Britain lags in treating cancer

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The Independent Online
CANCER PATIENTS should consider buying Eurostar tickets to France or Germany to maximise their chances of survival, experts said yesterday. Britain is near the bottom of the European league on cancer survival, according to a survey.

Its record is closer to that of Poland and Estonia than to nations of equal economic status such as France, Germany and Scandinavia. Death rates from common cancers such as lung, breast, bowel and prostate are well above the European average. If Britain could achieve the same rate of survival as the best-performing European country on each cancer, 25,000 lives a year would be saved. Even meeting the European average would save 10,000 lives.

Professor Karol Sikora, chief of the World Health Organisation Cancer Programme and a consultant oncologist at Hammersmith Hospital, London, said the best cancer units in Britain provided care that was the equal of any in the world, but the standard varied widely. "The problem in Britain is not that you can't get the best treatment but that you can't get it everywhere," he said.

The figures from the Eurocare II study compared cancer survival rates between 1978 and 1989, the latest available, in 17 countries covering 3.5 million cancer patients. They are based on the numbers surviving five years. For all cancers except those of the breast, this is tantamount to being cured.

On some cancers - leukae-mia, melanoma, bone, brain, testicular - Britain's record is as good as elsewhere in Europe. But on the common cancers it is significantly poorer. Five-year survival with lung cancer, one of the deadliest cancers, is half as good in Britain as in Fance (7 per cent compared with 14 per cent).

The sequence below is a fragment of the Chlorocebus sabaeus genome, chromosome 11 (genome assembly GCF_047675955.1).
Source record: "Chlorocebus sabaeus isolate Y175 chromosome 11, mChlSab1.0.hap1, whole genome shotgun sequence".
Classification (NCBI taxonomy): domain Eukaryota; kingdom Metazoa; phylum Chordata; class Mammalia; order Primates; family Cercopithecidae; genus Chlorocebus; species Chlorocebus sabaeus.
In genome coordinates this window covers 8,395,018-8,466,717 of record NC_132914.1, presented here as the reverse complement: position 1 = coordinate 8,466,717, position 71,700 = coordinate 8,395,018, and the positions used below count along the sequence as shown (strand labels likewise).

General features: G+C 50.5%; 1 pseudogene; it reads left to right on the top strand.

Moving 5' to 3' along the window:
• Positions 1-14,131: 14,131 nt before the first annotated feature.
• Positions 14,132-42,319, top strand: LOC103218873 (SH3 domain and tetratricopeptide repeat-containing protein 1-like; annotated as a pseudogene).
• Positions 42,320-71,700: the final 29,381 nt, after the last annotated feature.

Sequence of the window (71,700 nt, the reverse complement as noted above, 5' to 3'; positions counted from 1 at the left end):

On breast cancer, Britain's survival rate is just over 60 per cent compared with 70 per cent in Germany and 80 per cent in France. On bowel cancer, survival rates are 40 per cent in Britain, about 50 per cent in France and Germany and approaching 60 per cent in the Netherlands.

Professor Sikora said the reasons for Britain's performance were a mystery. Speed of diagnosis and treatment were almost certain to be as good, with Britain's unique network of family doctors. "The finger has to point to the quality of [hospital] care," he said.

Figures showed Britain had fewer oncologists, spent less on cancer drugs and had fewer radiotherapy machines than other countries.